Dr. Grote mentioned in his talk that the first product was a vegetable laxative bought from the grandson of inventor Dr. A.Q. Simmons. “The product was sold for $2 for three ounces and was called Simmons Liver Regulator, but the Chattanooga Medicine Company renamed it Black Draught,” he said. “It was an extract of senna and looked black, so they called it Black Draught.”
The second product, he said, was Wine of Cardui, which came from the Carduus Benedictus flowering plant and was used to aid menstrual pains. According to Dr. Grote, the plant was actually from Europe but also grew in the United States and was reportedly used by the Cherokees.
Other early products were not taken orally but simply through the eyes in the form of enjoyable observation. The firm produced both popular calendars that had room for writing entries, and ladies birthday almanacs for reading.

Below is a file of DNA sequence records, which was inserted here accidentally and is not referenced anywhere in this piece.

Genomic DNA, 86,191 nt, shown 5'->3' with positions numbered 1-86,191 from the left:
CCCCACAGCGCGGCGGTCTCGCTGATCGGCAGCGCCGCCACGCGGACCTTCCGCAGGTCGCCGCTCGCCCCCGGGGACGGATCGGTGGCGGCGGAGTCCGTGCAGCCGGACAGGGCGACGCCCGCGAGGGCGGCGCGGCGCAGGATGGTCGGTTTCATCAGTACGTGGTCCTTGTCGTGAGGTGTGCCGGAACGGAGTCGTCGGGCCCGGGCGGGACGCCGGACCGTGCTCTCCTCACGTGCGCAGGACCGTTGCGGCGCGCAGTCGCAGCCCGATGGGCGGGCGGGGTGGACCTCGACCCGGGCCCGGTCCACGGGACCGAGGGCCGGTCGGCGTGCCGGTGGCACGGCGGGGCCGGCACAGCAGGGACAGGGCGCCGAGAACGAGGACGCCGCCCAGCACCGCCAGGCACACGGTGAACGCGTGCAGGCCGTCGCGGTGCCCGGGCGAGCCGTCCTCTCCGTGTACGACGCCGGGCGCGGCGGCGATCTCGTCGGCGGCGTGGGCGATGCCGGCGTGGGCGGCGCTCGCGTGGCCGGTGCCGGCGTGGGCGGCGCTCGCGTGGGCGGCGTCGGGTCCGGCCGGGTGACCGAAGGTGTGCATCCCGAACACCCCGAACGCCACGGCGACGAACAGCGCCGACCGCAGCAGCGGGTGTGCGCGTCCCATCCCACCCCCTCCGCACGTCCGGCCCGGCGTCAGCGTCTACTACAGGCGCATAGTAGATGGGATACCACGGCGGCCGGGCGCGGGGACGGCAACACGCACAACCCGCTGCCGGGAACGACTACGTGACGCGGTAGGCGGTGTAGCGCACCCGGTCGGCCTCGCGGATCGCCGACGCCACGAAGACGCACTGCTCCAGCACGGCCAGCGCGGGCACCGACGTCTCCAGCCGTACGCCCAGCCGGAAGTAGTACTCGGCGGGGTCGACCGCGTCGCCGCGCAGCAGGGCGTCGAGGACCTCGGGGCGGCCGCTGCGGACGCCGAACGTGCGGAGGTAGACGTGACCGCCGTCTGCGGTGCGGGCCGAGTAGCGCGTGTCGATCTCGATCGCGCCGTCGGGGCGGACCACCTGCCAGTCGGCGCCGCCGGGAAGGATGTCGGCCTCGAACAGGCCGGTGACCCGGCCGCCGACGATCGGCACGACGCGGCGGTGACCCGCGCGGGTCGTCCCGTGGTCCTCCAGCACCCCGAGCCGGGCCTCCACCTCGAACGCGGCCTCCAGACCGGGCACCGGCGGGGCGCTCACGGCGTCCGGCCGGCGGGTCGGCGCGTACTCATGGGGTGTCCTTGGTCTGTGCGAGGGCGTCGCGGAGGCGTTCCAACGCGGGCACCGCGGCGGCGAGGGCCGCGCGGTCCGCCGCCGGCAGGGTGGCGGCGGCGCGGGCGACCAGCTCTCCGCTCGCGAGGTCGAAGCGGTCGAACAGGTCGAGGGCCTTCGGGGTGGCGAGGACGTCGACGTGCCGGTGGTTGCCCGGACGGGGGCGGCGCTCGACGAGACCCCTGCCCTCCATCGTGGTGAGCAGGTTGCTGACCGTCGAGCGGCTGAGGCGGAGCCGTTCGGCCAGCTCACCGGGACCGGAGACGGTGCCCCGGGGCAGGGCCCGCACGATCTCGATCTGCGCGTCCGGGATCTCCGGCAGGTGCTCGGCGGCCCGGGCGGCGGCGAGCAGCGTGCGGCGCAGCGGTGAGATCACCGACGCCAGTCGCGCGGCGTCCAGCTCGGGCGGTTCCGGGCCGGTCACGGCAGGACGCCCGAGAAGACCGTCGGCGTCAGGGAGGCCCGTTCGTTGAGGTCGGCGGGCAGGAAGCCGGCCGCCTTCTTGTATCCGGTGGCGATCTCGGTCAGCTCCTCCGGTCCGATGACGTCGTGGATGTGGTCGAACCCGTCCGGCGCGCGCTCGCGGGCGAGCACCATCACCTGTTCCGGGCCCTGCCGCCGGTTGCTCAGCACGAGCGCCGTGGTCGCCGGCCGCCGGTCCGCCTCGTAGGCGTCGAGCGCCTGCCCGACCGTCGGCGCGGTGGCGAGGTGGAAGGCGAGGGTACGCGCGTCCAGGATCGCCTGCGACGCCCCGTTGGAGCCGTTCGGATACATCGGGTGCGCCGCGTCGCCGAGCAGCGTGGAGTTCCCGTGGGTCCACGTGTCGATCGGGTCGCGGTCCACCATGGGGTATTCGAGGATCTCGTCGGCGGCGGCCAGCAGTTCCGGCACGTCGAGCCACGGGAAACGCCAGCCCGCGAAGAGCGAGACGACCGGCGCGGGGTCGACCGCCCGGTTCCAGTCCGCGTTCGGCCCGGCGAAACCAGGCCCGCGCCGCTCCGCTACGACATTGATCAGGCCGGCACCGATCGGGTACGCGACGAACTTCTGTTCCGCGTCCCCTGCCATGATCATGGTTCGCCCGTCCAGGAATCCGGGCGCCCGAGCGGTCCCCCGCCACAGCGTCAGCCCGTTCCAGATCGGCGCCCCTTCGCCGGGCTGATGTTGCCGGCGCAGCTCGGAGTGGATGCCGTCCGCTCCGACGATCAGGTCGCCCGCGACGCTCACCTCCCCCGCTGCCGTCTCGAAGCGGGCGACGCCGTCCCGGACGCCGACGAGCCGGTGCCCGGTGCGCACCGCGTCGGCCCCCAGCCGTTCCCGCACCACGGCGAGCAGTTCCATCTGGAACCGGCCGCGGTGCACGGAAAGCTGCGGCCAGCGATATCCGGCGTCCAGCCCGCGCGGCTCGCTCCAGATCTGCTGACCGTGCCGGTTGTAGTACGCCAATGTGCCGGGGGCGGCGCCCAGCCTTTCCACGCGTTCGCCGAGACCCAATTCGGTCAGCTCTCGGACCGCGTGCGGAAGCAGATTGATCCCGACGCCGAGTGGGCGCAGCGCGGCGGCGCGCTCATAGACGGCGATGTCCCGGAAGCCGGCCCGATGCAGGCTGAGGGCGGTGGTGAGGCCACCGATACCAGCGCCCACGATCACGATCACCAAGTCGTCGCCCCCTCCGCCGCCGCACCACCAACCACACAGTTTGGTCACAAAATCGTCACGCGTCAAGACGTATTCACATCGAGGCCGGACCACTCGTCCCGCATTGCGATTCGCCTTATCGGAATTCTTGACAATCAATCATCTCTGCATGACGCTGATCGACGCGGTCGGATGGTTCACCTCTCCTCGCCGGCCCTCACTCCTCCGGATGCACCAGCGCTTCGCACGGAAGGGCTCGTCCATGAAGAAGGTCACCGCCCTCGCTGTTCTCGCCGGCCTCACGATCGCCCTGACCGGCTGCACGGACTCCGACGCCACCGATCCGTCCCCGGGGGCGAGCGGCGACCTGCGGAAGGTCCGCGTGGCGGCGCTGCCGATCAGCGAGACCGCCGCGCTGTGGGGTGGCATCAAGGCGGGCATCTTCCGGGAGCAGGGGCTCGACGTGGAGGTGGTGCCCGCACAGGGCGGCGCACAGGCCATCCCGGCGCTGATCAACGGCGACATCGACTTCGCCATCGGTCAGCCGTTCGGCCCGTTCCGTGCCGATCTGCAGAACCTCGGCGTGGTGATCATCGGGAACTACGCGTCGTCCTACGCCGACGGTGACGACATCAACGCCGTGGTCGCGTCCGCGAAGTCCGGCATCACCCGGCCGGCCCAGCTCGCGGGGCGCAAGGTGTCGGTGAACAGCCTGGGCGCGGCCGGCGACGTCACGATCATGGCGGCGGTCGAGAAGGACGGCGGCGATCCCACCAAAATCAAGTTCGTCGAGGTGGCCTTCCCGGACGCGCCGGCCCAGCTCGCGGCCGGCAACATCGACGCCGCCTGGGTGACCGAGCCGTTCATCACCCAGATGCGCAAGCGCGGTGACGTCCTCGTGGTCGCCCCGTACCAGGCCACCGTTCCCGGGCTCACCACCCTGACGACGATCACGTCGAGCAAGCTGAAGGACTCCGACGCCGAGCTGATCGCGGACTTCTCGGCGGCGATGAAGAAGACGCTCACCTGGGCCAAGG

Although Z.C. Patten got the company started through such innovative introductions, he would not stay around as long as some of its products. His nephew, John A. Patten, had started working there as an office boy, and Z.C. Patten eventually sold it to John and John’s brother, Z.C. Patten Jr.
The older Mr. Patten’s son-in-law, J.T. Lupton, was also involved, but he sold out, too, and began focusing more of his attention on his Coca-Cola bottling business and other ventures.
John A. Patten died in 1916 at middle age, and Dr. Grote recalled that he had observed him as a young man and remembered that Mr. Patten had a stuttering problem when he spoke.
Others who went on to head the company were G.H. Patten, another brother of John A. Patten, and Lupton Patten.
Dr. Grote also contributed some to the chemistry end of the business. He said in his talk that in 1935, at the suggestion of one of the Pattens, he crossed Balm Ben-Gay with Vicks. The end product was later renamed Soltice at the suggestion of later company leader Alex Guerry, and it became another popular product for years.